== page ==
16 Apr 2014

Some Docker Tips and Tricks

Docker is a great tool, which can be daunting at first. Shells can be annoying to work with and have their gotchas. It took me some time to figure these out and I want to spare you the time. This post has some quick tips, tricks and shell one liners to help you use Docker.

Removing All Containers and Images (Spring Cleaning)

Spring cleaning one liner:

 docker rm -v -f $(docker ps -a -q) ; docker rmi $(docker images -q -a) 

This might give a warning when there are no running containers or containers at all, but it’s a nice one liner when you’re trying things out. If you just want to remove all containers, you can run:

 docker rm -f -v $(docker ps -a -q) 

Remove Containers On Exit

If you only want to quickly run a command in a container and exit and aren’t worried about the end state, add --rm to the docker run command, this will really end up saving you a lot of containers to clean up!

Example: docker run --rm -i -t busybox /bin/bash

Commands Don’t Run in a Shell

If you docker run something that needs shell expansion, for example docker run --rm busybox ls '/var/log/*', it will fail. Why this fails took me a while to figure out. The gotcha here is: you don’t have a shell, the * is shell expansion and so you need a shell to be able to use that. The proper way to do this is:

docker run --rm busybox sh -c 'ls /var/log/*'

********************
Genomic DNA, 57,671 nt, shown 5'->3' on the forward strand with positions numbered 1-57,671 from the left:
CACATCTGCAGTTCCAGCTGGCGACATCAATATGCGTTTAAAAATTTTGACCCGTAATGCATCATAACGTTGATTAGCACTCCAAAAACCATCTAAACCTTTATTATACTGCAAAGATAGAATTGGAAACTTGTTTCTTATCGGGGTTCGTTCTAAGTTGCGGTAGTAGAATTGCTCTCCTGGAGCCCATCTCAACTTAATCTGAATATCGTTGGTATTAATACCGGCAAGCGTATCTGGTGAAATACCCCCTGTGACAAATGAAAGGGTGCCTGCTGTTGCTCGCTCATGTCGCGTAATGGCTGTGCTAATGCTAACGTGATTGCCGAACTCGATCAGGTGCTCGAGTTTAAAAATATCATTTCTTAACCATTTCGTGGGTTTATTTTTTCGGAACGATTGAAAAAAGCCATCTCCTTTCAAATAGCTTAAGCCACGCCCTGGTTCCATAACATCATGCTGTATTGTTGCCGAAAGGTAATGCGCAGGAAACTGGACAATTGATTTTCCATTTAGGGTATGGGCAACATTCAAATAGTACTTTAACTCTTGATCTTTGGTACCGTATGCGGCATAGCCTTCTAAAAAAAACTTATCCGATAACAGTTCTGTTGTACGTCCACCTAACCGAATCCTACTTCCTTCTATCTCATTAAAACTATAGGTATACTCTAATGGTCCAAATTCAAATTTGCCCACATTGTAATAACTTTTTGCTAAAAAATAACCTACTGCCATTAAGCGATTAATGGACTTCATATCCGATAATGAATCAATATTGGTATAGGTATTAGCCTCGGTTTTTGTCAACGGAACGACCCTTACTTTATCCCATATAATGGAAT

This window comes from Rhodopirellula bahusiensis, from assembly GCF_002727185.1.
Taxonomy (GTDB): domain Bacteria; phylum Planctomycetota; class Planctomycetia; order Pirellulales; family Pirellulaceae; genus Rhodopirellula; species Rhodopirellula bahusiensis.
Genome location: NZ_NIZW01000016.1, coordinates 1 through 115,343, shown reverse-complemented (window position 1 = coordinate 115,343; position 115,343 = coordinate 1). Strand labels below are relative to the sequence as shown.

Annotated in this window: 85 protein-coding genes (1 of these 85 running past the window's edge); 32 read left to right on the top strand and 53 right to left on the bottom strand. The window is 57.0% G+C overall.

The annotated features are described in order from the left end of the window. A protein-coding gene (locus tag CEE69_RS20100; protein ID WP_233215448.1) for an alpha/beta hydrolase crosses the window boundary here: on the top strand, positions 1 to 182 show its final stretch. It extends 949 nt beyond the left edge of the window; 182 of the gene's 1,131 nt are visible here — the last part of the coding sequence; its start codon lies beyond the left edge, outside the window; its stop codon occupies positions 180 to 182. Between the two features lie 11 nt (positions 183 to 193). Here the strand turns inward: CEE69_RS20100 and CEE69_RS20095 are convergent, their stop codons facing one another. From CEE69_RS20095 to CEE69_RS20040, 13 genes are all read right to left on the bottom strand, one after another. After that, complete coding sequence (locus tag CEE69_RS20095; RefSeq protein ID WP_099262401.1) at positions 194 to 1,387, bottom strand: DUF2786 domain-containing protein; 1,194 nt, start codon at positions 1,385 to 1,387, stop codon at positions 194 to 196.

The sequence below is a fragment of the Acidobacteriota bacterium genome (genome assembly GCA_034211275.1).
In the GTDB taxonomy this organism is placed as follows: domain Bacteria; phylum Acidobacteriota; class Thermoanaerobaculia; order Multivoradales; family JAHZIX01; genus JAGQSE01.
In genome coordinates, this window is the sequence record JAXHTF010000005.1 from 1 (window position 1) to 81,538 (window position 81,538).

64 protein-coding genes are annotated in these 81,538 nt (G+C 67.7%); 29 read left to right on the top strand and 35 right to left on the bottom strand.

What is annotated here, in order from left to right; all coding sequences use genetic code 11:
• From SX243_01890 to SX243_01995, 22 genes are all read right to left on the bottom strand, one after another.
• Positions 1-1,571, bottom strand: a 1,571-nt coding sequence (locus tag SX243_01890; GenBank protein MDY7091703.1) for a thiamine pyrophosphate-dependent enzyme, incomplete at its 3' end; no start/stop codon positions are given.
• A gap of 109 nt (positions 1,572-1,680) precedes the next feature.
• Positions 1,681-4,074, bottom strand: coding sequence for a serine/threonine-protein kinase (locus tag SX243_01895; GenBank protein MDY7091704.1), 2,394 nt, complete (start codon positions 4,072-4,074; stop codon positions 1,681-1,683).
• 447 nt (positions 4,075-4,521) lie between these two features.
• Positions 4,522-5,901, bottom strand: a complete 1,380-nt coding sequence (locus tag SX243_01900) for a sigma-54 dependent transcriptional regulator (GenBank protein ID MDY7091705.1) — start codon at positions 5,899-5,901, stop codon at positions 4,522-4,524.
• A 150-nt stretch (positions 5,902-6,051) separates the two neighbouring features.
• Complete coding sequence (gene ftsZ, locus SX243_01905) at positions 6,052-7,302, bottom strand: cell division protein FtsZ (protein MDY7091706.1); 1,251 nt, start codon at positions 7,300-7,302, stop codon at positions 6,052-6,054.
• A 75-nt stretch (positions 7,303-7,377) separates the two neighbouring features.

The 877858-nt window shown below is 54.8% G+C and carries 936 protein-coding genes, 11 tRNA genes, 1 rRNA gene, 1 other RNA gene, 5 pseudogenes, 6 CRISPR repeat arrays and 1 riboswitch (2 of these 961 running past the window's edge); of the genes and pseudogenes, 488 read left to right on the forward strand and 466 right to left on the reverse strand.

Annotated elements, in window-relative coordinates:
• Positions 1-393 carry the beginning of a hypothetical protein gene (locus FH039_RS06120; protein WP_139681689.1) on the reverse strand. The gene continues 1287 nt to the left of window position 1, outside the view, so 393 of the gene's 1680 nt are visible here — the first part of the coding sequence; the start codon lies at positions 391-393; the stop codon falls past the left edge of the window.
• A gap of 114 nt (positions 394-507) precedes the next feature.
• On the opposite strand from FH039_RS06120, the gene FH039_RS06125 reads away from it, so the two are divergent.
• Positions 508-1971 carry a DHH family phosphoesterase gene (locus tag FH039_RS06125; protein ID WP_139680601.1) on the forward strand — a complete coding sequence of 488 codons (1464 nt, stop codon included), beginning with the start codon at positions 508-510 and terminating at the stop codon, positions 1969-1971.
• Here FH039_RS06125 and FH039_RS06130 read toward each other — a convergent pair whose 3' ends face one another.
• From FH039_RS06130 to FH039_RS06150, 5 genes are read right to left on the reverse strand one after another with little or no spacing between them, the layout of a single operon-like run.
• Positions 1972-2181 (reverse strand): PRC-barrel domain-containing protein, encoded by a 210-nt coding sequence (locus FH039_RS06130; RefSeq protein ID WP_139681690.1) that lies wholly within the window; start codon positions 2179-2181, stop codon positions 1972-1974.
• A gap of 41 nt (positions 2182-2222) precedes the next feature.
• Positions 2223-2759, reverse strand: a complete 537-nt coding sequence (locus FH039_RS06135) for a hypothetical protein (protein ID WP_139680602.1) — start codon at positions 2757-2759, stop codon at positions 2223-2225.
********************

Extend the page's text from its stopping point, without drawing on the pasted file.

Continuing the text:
Boot2Docker and Laptops on the Move Means DNS Woes

I have about three locations where I use my laptop and they’re all on different ISPs. Boot2docker tends to hold on to DNS servers for a bit too long and because of that, you might get weird errors when trying to build images. If you see

cannot lookup archive.ubuntu.com

on Ubuntu or something similar on CentOS, it might be wise to stop and start your boot2docker just to be sure:

boot2docker-cli down && boot2docker-cli up

Things should work again after that.

Volumes Beat docker logs and docker copy

If you want to monitor log files or use files from one container on another, have a look at volumes. For example, to check if Tomcat has started up:

tomcat_id=$(docker run -d -v /var/log/tomcat6 wouterd/tomcat6)
# Give Tomcat some time to wake up...
sleep 5
while ! docker run --rm --volumes-from ${tomcat_id} busybox /bin/sh -c "grep -i -q 'INFO: Server startup in' /var/log/tomcat6/catalina*.log" ; do
    echo -n "."
    sleep 5

You can also specify the volumes to share inside a Dockerfile, which I did in my previous blog post on continuous integration with docker.

Docker Inspect Plus Go Templates Equals Profit

The command docker inspect allows the use of Go templates to format the output of the inspect command. If you’re good at that, you can get a lot of great information out of docker containers from the commandline in shell scripts. Here’s one to get the IP of a running container:

container_ip=$(docker inspect --format '{{.NetworkSettings.IPAddress}}' ${container_id}) 

Here’s a very silly one to get the host:port mapping of all exposed ports and put them in a java properties file:

template='{{ range $key, $value := .NetworkSettings.Ports }}{{ $key }}='"${BOOT_2_DOCKER_HOST_IP}:"'{{ (index $value 0).HostPort }} {{ end }}'
tomcat_host_port=$(docker inspect --format="${template}" ${container_id})
for line in ${tomcat_host_port} ; do
    echo "${line}" >> ${work_dir}/docker_container_hosts.properties

See also

My post on continuous integration using docker and maven

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